New Austin fire chief prepares for first day on the job

Monday is a big day for Michael “Mickey” Healey.

Austin’s new fire chief will take on Day One of his job, starting what he hopes will be a long career in the city.

The 36-year-old firefighter is coming from Portage, Mich., where he spent the last 17 years working for that town’s fire department. Healey has said previously that he is looking forward to the new role.

“I’m excited about the possibility of working in the city of Austin,” he noted during his interview last month.

For Healey, working as a firefighter runs in the family — he said he is a fourth generation firefighter, and already two of his young children have expressed an interest to follow in dad’s footsteps.

“(Fire fighting) has pretty much flowed through my family,” Healey said.

The Michigan firefighter said he loves his job because it offers him so many different opportunities day-to-day, from responding to calls to training younger firefighters to interacting with the public.

“It has so many different variables,” Healey said of the job.

Healey also said he could see himself doing that job in Austin for a long time, noting that he was very impressed with the community when he first came to visit.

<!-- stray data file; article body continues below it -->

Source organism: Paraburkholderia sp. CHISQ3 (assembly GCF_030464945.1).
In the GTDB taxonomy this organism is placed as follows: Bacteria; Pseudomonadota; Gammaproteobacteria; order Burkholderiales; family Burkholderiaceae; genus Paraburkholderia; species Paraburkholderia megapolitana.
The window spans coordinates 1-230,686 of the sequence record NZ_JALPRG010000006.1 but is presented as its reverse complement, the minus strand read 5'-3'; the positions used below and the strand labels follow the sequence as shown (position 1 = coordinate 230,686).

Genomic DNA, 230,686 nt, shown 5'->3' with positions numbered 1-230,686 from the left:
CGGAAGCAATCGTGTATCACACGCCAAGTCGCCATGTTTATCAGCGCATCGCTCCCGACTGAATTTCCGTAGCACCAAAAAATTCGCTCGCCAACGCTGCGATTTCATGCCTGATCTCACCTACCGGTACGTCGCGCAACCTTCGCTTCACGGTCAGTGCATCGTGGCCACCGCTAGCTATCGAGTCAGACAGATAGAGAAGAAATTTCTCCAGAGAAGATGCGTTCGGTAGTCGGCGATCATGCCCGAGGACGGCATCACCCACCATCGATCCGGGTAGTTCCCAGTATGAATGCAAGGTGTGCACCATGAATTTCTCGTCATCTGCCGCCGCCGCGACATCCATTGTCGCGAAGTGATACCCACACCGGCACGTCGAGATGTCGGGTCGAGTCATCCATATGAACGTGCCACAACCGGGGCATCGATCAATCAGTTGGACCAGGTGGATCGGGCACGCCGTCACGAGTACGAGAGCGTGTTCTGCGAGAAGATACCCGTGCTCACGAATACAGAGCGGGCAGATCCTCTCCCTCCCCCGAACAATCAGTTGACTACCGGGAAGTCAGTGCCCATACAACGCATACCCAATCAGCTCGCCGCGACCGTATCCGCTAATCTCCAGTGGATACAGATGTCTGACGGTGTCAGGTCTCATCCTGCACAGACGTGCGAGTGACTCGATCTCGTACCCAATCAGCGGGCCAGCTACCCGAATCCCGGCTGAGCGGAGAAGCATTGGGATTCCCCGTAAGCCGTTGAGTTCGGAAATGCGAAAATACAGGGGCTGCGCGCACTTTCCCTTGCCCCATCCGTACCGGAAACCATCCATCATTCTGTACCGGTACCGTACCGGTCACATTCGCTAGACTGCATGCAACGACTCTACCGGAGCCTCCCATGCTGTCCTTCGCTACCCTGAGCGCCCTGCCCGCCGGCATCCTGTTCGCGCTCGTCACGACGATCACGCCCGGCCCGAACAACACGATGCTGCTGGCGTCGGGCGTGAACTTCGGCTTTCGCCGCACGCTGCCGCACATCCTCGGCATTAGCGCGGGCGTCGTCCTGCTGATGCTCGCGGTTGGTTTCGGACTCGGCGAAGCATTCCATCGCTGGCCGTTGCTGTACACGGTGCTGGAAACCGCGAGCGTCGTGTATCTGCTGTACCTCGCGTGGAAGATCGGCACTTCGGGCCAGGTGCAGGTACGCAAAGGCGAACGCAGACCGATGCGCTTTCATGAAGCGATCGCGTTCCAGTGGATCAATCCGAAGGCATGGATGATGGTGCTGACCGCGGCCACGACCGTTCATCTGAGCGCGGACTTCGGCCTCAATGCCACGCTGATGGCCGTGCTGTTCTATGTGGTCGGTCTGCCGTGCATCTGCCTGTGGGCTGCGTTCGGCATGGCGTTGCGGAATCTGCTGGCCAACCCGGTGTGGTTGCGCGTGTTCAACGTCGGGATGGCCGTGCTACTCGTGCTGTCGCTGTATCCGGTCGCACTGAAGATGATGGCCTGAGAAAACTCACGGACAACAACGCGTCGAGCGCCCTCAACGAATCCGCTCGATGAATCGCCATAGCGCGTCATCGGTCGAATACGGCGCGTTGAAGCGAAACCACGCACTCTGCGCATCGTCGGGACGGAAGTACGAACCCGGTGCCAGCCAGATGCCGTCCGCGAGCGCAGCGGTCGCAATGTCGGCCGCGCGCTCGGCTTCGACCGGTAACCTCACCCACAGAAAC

“There was a family feeling that I had,” he said.

Healey also seems to have the support of the Austin Fire Department — local firefighters’ union president Chris Grunewald said that he and other firefighters were impressed with the new chief and also excited for the opportunity to get some outside perspective.

“I think getting some new blood in the department is a good thing,” Grunewald said.

Healey is replacing Dan Wilson, who retired in December after an investigation into allegations that he created a hostile workplace. Though the investigation was dropped and no charges ever filed, that incident, along with a protracted contract dispute, made for a tumultuous 2009 at the station.

The new chief has said on several occasions that he is ready to jump right in at the AFD. To address any lingering issues, Healey said he’d have an “open-door” policy and would aim to foster a sense of respect between all Austin firefighters.

“What I do see is a department looking to progress,” he said during a previous interview. “There is a lot of pride in the department.”